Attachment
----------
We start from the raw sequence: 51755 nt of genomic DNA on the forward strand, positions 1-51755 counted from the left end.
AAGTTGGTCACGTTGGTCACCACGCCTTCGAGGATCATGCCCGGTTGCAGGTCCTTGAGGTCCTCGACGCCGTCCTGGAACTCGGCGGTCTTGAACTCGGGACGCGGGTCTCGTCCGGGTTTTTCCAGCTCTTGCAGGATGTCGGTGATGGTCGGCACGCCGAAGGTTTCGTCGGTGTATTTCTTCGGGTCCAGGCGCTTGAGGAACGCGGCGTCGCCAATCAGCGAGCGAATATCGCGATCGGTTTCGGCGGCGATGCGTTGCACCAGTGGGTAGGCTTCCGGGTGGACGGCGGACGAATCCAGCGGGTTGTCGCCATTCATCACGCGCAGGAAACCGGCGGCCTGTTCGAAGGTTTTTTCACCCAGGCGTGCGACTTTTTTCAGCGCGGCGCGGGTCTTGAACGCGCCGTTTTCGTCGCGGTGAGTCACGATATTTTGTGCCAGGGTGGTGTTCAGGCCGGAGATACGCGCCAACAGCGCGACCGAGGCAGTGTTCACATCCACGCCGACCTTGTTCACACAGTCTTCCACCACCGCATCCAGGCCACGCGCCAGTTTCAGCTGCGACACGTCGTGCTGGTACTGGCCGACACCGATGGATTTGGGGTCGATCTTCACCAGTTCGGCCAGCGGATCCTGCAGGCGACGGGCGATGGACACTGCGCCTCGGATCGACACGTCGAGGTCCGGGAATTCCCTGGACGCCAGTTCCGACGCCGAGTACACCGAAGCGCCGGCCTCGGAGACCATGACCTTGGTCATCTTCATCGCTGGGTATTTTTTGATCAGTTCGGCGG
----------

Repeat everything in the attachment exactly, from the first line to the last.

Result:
We start from the raw sequence: 51755 nt of genomic DNA on the forward strand, positions 1-51755 counted from the left end.
AAGTTGGTCACGTTGGTCACCACGCCTTCGAGGATCATGCCCGGTTGCAGGTCCTTGAGGTCCTCGACGCCGTCCTGGAACTCGGCGGTCTTGAACTCGGGACGCGGGTCTCGTCCGGGTTTTTCCAGCTCTTGCAGGATGTCGGTGATGGTCGGCACGCCGAAGGTTTCGTCGGTGTATTTCTTCGGGTCCAGGCGCTTGAGGAACGCGGCGTCGCCAATCAGCGAGCGAATATCGCGATCGGTTTCGGCGGCGATGCGTTGCACCAGTGGGTAGGCTTCCGGGTGGACGGCGGACGAATCCAGCGGGTTGTCGCCATTCATCACGCGCAGGAAACCGGCGGCCTGTTCGAAGGTTTTTTCACCCAGGCGTGCGACTTTTTTCAGCGCGGCGCGGGTCTTGAACGCGCCGTTTTCGTCGCGGTGAGTCACGATATTTTGTGCCAGGGTGGTGTTCAGGCCGGAGATACGCGCCAACAGCGCGACCGAGGCAGTGTTCACATCCACGCCGACCTTGTTCACACAGTCTTCCACCACCGCATCCAGGCCACGCGCCAGTTTCAGCTGCGACACGTCGTGCTGGTACTGGCCGACACCGATGGATTTGGGGTCGATCTTCACCAGTTCGGCCAGCGGATCCTGCAGGCGACGGGCGATGGACACTGCGCCTCGGATCGACACGTCGAGGTCCGGGAATTCCCTGGACGCCAGTTCCGACGCCGAGTACACCGAAGCGCCGGCCTCGGAGACCATGACCTTGGTCATCTTCATCGCTGGGTATTTTTTGATCAGTTCGGCGG